ARC-CO Calculation: Regardless if you’d like to try the Texas A&M tool or not, you can also get an idea of the price in which ARC-CO would trigger a 2019 payment by doing a simple calculation. Take your county guaranteed revenue and divide that by the county benchmark yield. For example, for irrigated corn in York County, the 2019 Guaranteed Revenue is $731.07. The 2019 Benchmark Yield (which is an Olympic average yield from 2013-2017) for irrigated corn in York County is 229.75 bu/ac. Taking $731.07/229.75= $3.18. What this means is that based on these numbers, if the York County RMA Yield comes in at 229.75 bu/ac, which is a trend adjusted yield, a payment would not be triggered for ARC-CO for irrigated corn in York County until a $3.18 corn price is achieved. This is in comparison to PLC in which the trigger is $3.70 for the corn price. Many of the counties in which I’ve done this calculation for irrigated corn have around a $3.18 trigger price for ARC-CO currently. That alone tells you a lot regarding decision making. If the trendline yield remains close to current one, it leans towards enrolling in PLC for irrigated corn, but it is a two year decision. You can also try other figures (ex. trying 235 and 220 bu/ac) if you think the trendline yields may be higher or lower than the current estimate to see other potential ARC Co price triggers.
Randy Pryor shared a spreadsheet with me from USDA that had all the yearly yields, trend yields, and revenue guarantees for each county and each crop in Nebraska to date. I’ve placed tables with these numbers on my blog at jenreesources.com for the counties in which I helped growers for the 2014 Farm Bill. You can also ask your FSA Office if they can provide this information for you.
FSA Meetings: If you missed the Farm Bill meetings and would like to better understand the differences between the 2014 and 2018 Farm Bills, please contact your local FSA Office. Many of them are having small meetings certain days of the week but can’t share which way you should enroll.
Texas A&M Decision Aid: Randy Pryor and I are recommending that if you use a decision aid, that you use the Texas A&M one. For those of you I worked with during the 2014 farm bill, I have your username and password if you no longer do. You can also reset it by calling their help line. I’ve assembled screen shots at https://go.unl.edu/texasam that walk you step by step through inputting data into the tool. If you have questions, please let me know. Hoping this is helpful!
*End News Column. County tables below.
Additional Farm Bill Info:
*Special thanks to Randy Pryor, Extension Educator Emeritus for reviewing this information.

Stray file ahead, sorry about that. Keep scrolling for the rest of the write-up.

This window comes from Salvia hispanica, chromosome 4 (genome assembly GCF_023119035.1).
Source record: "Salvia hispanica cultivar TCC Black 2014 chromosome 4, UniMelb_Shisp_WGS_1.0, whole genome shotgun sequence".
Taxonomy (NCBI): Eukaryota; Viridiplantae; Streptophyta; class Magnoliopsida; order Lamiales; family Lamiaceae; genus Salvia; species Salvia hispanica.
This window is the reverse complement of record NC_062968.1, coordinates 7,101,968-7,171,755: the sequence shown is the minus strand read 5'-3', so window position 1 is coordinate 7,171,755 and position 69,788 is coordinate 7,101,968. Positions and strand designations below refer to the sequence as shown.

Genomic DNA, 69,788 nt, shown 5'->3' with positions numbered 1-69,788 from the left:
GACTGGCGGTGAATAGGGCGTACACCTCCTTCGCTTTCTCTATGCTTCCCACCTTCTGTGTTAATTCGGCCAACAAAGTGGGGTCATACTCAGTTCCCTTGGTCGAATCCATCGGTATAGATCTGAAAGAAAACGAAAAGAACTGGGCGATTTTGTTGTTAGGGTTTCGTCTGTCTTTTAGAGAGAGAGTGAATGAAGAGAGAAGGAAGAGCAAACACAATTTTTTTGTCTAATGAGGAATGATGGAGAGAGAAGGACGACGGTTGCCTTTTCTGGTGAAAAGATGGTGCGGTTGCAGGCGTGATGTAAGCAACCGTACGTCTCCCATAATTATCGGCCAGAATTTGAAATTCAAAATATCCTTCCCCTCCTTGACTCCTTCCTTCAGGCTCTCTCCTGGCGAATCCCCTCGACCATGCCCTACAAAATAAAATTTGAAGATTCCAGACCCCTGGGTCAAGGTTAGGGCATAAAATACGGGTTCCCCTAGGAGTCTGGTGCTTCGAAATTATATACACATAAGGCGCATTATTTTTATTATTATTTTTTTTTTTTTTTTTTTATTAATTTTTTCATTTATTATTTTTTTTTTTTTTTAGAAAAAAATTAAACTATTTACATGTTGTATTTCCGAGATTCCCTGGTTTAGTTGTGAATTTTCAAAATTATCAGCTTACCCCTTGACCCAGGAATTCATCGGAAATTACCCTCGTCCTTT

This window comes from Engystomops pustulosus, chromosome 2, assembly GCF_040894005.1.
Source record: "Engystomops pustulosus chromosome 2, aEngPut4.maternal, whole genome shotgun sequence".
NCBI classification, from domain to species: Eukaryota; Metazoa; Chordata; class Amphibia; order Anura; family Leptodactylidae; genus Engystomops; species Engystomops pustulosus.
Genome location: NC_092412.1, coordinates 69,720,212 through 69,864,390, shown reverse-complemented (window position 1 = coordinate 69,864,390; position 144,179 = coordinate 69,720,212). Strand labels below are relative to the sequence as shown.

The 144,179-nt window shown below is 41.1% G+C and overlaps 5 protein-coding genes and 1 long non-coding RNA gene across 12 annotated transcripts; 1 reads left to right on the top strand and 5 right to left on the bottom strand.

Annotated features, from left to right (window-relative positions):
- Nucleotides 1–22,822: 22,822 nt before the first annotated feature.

The Texas A&M Farm Bill Decision Aid can be found at: www.afpc.tamu.edu/tools/farm/farmbill/2018. You will need to first login using your email and password (If you used the tool for the 2014 Farm Bill decision, it will take the same email and password. I have them for growers I helped with the 2014 Farm Bill). Otherwise, if you can’t remember it, you can request help from the developers (Phone: 979-845-5913 or Email: firstname.lastname@example.org. Some have said it takes a long time to receive a response). If you’ve never used it, register with an email and password. If you forgot your password and didn’t receive a response, perhaps consider signing up with a new email address. Just be sure to keep the email and password with your farm bill info. for future decision aid tools!
You can then repeat these steps for each farm number to get an idea of potential payments for all crops under each farm number. This is a tool to help with your decisions with the best information possible at this time. Hopefully this is helpful for you and please share any comments/questions below.
Additional Farm Bill Info:
The past few weeks I’ve had several questions regarding cash rents/leases. My colleague Allan Vyhnalek wrote an article addressing several of these questions, so sharing some of his thoughts. You can read his full article here: https://go.unl.edu/qxt7.
“What should I rent my ground for? (How do I calculate a fair rental rate?): Land rent can be based on several things. Rental rates of the local area, percentage return on investment, survey data showing rental rates, percent of gross income, and many others. The recommendation is to calculate the estimated rental rate based on three or four of these calculations and then decide.
- The local rental rate might be obtained from an ag loan officer at your local bank, by ag real estate professionals, or from professional farm managers.
- To calculate a percent return on investment, multiply the value of the land by the percent return that you’d like to receive. Be sure to factor in expenses such as land taxes when making this calculation.
- Land Value Surveys:
UNL land value survey: https://agecon.unl.edu/realestate/2019-farm-real-estate-report
Nebraska Ag Statistics Service (NASS) survey: https://www.nass.usda.gov/Statistics_by_State/Nebraska/Publications/County_Estimates/19NEcashrents.pdf
- The percent of gross income is calculated by taking the average yield of the commodity grown multiplied by the expected price for that commodity which equals the gross income per acre. The landlord would typically receive about 30% of the gross income calculation; however, the number will change based on yield and price. The percentage should represent an average across 5 or more years.
The bottom line on rental rate is that it will be what the renter agrees to pay and the landlord agrees to accept. Pricing will also be based on supply and demand of farmland rental ground in the area. There is no right or wrong definitive rental price. The final rent is simply an agreement between parties involved. Typically this constitutes a fair and equitable trade price for the use of the ground.